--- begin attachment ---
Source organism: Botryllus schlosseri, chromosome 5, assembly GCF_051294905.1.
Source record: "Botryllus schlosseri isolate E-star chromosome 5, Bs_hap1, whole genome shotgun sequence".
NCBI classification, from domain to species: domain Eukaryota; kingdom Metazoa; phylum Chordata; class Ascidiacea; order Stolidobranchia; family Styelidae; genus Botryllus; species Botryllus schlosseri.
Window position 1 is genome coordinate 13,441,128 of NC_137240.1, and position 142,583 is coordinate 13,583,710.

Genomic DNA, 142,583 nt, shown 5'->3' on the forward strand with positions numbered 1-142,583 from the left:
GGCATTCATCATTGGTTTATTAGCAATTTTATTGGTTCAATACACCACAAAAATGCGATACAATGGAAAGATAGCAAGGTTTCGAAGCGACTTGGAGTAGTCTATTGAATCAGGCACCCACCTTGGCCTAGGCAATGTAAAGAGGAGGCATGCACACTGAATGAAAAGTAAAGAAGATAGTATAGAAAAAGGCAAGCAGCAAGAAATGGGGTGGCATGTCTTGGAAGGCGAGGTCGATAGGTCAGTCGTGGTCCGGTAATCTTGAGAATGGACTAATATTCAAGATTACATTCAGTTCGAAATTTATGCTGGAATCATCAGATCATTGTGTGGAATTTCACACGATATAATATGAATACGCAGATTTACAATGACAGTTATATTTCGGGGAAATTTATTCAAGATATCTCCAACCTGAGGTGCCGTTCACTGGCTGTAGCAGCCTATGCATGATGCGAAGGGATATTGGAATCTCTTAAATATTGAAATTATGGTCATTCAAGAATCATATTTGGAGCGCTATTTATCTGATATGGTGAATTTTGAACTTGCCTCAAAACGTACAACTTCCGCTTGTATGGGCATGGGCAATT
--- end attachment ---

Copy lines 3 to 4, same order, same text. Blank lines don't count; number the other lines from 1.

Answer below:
NCBI classification, from domain to species: domain Eukaryota; kingdom Metazoa; phylum Chordata; class Ascidiacea; order Stolidobranchia; family Styelidae; genus Botryllus; species Botryllus schlosseri.
Window position 1 is genome coordinate 13,441,128 of NC_137240.1, and position 142,583 is coordinate 13,583,710.